Workplace accidents can be devastating.

Not only do they result in costs from lost work days and other associated bills, but employees may be injured or even killed in completely avoidable situations. By putting simple safeguards in place, an employer can help to prevent these accidents from occurring in the first place.

In this article, we’ll go over the top ten ways to improve the safety of your workplace.

1. Conduct Risk Assessments

Regular risk assessments should be carried out by the company in order to check for any hazards, including physical, mental, chemical or biological harm. Here’s what your risk assessments should be addressing:

  • Physical risk – slips, trips or falls, heavy lifting, excessive noise, operating machinery or repetitive tasks.
  • Mental risk – working long hours, a heavy workload, or any other work which could cause employees to suffer from burnout or stress.
  • Chemical risk – asbestos or dust fibres, cleaning agents, paints, petroleum, pesticides or other dangerous chemicals.
  • Biological risk – infectious diseases such as TB or hepatitis. 

2. Maintain and Inspect Machinery/Equipment

As well as increasing efficiency, by regularly maintaining and inspecting machinery/ equipment, you will decrease the risk of injury caused by defective equipment. If you do notice any defects to any equipment, it must be taken out of use immediately, and do not allow employees or contractors to use it until it is fully repaired. If it cannot be repaired, the defective equipment must be disposed of and replaced.

3. Provide Regular And Up-To-Date Training

Giving staff regular and up-to-date training ensures they can safely and accurately carry out their jobs, and have the knowledge to keep themselves and others safe whilst working. Ensuring your staff are adequately trained is a legal obligation.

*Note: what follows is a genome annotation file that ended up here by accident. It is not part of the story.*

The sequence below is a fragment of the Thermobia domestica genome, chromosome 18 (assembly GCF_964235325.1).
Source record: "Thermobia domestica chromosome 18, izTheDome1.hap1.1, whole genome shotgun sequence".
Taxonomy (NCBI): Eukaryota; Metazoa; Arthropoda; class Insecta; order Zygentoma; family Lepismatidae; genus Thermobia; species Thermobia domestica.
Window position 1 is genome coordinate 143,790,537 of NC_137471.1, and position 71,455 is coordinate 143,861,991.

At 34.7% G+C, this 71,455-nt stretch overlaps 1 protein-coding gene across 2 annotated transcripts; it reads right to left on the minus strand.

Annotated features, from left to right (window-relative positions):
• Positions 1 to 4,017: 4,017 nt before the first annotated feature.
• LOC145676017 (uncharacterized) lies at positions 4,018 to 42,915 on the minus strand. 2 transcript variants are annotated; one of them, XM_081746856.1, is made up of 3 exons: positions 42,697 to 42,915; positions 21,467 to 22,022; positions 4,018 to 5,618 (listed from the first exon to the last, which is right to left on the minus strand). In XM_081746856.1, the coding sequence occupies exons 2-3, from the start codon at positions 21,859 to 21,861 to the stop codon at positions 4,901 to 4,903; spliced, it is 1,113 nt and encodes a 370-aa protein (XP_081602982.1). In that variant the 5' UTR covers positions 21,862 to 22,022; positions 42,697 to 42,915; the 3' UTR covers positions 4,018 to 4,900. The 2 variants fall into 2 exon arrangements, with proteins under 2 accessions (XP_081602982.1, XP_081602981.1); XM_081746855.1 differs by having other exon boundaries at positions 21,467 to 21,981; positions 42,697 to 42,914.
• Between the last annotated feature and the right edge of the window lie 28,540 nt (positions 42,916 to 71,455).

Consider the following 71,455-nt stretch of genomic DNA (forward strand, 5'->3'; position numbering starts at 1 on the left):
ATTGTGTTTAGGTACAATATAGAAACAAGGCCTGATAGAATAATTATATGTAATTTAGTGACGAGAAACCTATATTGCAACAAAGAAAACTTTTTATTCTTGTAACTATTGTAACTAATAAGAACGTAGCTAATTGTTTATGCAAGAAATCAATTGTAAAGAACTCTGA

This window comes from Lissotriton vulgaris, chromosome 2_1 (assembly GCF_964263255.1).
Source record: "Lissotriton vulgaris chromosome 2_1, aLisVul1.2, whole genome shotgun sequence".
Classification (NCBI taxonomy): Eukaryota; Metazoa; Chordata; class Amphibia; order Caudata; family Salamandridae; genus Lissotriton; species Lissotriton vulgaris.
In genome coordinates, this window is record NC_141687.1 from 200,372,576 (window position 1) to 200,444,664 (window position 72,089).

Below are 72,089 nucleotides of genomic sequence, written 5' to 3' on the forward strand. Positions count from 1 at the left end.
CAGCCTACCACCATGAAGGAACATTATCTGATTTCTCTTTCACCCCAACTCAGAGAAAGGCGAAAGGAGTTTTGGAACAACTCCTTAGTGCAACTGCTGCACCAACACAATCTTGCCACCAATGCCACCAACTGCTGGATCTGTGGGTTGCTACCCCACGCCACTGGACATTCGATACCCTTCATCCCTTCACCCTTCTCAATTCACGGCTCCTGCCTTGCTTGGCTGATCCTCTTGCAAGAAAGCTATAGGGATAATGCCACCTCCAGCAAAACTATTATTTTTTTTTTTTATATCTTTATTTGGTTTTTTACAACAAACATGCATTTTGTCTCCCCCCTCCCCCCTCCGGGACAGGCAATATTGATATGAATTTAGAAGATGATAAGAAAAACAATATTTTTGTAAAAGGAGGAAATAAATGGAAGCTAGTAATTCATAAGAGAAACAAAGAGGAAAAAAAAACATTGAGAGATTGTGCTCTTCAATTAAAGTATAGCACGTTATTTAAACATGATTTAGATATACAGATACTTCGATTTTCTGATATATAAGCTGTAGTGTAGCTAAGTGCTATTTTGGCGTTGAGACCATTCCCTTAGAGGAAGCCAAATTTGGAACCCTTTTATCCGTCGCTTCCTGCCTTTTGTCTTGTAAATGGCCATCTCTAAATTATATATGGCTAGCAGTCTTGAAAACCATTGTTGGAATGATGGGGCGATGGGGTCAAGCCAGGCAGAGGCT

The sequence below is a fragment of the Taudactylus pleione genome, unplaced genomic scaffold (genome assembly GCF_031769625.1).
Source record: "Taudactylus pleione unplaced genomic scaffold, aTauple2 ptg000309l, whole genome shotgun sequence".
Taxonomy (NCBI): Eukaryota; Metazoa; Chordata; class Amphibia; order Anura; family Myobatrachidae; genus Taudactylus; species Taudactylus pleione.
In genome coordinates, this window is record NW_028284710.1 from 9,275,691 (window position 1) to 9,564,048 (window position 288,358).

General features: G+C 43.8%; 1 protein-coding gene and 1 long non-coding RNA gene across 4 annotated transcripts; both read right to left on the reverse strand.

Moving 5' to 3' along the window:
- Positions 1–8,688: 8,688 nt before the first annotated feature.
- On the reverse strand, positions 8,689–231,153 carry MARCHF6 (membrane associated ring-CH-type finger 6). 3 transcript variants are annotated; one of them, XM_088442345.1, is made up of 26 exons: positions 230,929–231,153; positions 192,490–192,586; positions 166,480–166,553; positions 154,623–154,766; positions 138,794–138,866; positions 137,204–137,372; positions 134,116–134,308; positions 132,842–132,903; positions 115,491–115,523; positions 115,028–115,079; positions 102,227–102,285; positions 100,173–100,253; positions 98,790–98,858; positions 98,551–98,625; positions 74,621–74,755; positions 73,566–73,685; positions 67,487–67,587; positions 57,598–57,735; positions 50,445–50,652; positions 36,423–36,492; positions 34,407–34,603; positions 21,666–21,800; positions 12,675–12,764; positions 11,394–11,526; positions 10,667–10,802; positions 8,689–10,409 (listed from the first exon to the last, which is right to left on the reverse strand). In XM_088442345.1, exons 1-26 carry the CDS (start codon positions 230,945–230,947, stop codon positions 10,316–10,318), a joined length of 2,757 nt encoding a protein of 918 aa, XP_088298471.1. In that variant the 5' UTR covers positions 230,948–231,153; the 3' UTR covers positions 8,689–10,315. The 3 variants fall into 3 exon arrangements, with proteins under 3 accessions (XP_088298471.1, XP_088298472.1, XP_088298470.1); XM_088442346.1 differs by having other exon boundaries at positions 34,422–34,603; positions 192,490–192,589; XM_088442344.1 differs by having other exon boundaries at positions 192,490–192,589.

4. Provide Adequate Protective Equipment

Providing your employees with adequate personal protective equipment (PPE) adds an extra layer of protection to their work. Common items of PPE are;  safety glasses, hard hats, safety boots/ shoes, gloves, dust masks, high visibility clothing, or anything else you deem fit to address the potential hazards you found in your risk assessment.

5. Keep workspaces clear

Clutter in the workspace can increase the likelihood of slips, trips or falls. Keep workspaces clean and tidy, and use cable ties to control loose wires which may pose a hazard.

6. Display Signage

Warning signs for hazards like slippery surfaces, trip hazards or flammable/dangerous materials should be prominently displayed to keep employees and any 3rd parties aware of possible hazards.

7. Accident Reporting

Reporting any accidents or possible hazards in a company record book helps to bring attention to causes of harm, so they can be remedied immediately.

8. Encourage Breaks

If employees are too stressed or tired, the chance of injury increases. Make sure that your employees have regular breaks so they’re performing at their best.

9. Listen and Take Precautions

If it has been reported there is a hazard in your workplace, it must be investigated immediately and action taken to rectify the hazard.  A good safety culture should be embedded throughout the company from management right through the company and communication should be a two-way process.  

10. Maintain Good Hygiene

The employer should do everything in their power to have a good standard of hygiene and welfare for their employees and site guests.


After identifying any risks in the work environment, it is important to work out who in the organisation is at risk, and how. Action should always be taken to reduce risk by implementing safe working practices and procedures.

Consult Optimum Safety to learn more about health and safety in the workplace.

Published On: 17th August 2022 / Categories: Health and Safety, Safety Training /

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